But we’ve been here before. I remember what happened eleven years ago. The Chapter then presented a whole list of things we planned to do. It too was the result of a lot of work after a great many conversations in the Pilgrim People process which some of you might remember. That was 2007 and then 2008 came along and the financial crash over the river in the City and the shock waves from that set us back years. It took us at least 4 years to get back on an even-keel financially and so much of what we wanted to do was consigned to the very large scrap heap of good ideas.
So we need to be realistic. We make our plans, our masterplans, our personal plans, in hope and trust and expectation, we make our plans believing in the goodness of God who, in so many ways, blesses our life here day in and day out. But we also make our plans with a deep sense of realism that we mustn’t over promise because we cannot guarantee anything.
This has been a tough period of budget setting for the Chapter. Reluctantly we’ve had to pass a deficit budget for next year. This is not what we expected to be doing and certainly not what we wanted to do. Partly it’s due to having to take on extra members of staff where we were shown to be most vulnerable and that was in the areas of finance and safeguarding. We now have a Finance Officer to work with the Cathedral Accountant. We now have choir chaperones to help look after our choristers – you may have noticed Collette and Fleur working with our young people and staying with them in choir. And our stewardship hopes have not been met by the reality of our giving. We all have a responsibility in this and we have plans as to how to address the shortfall.
But in the midst of all this uncertainty Jesus said to his disciples then and Jesus says to us now
‘Stand up and raise your heads, because your redemption is drawing near.’
Advent is the great season of hope because we know at the end of it we’ll be kneeling beside a manger and adoring the God who is among us. We know that the waiting is fruitful because it ends in a birth. Advent is our season of high expectancy, a thrilling voice sounds throughout it, we believe in the one that Paul speaks of to the Thessalonians in our Second Reading, who directs our way, guides our steps.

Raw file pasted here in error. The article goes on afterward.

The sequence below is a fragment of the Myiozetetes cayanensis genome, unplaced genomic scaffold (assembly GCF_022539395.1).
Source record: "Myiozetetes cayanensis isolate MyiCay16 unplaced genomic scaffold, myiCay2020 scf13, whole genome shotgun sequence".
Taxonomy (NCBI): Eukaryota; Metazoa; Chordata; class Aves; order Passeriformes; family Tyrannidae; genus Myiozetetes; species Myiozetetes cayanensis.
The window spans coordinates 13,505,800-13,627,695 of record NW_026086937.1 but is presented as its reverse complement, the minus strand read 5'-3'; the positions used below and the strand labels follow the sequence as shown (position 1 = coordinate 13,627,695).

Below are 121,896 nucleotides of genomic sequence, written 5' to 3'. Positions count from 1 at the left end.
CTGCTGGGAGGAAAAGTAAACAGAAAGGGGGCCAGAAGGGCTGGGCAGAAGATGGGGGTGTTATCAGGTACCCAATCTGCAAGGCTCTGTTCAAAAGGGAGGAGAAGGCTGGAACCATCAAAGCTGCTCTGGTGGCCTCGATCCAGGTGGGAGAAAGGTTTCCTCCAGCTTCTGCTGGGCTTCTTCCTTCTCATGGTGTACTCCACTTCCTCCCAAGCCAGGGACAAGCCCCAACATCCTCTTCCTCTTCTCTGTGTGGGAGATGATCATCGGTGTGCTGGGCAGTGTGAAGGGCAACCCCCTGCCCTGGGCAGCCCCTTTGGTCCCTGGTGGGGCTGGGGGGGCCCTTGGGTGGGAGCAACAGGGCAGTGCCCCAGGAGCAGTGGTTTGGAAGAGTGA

Our plans may fail but God’s plans never do and we have seen that in Jesus.
Rowan Williams poem ‘Advent Calendar’ has a bleakness about it which picks up something of the mood of the season but at the same time it’s pregnant with the realisation of the divine plan.
He will come like last leaf's fall.
One night when the November wind
has flayed the trees to the bone, and earth
wakes choking on the mould,
the soft shroud's folding.
He will come like frost.
One morning when the shrinking earth
opens on mist, to find itself
arrested in the net
of alien, sword-set beauty.
He will come like dark.
One evening when the bursting red
December sun draws up the sheet
and penny-masks its eye to yield
the star-snowed fields of sky.
He will come, will come,
will come like crying in the night,
like blood, like breaking,
as the earth writhes to toss him free.
He will come like child.
We make our plans, and God may laugh, but God also rejoices as in the falling, frosty, darkness a baby cries and the heavens echo songs of praise. This is God’s plan and we’re part of it, sign-watchers maybe, but bread holders always, who know that even in uncertainty one thing is always certain – that God loves us, that God loves you, that God loves me for no other reason than that God is love and on a dark December morning, not far off, we will see it and know that it is true.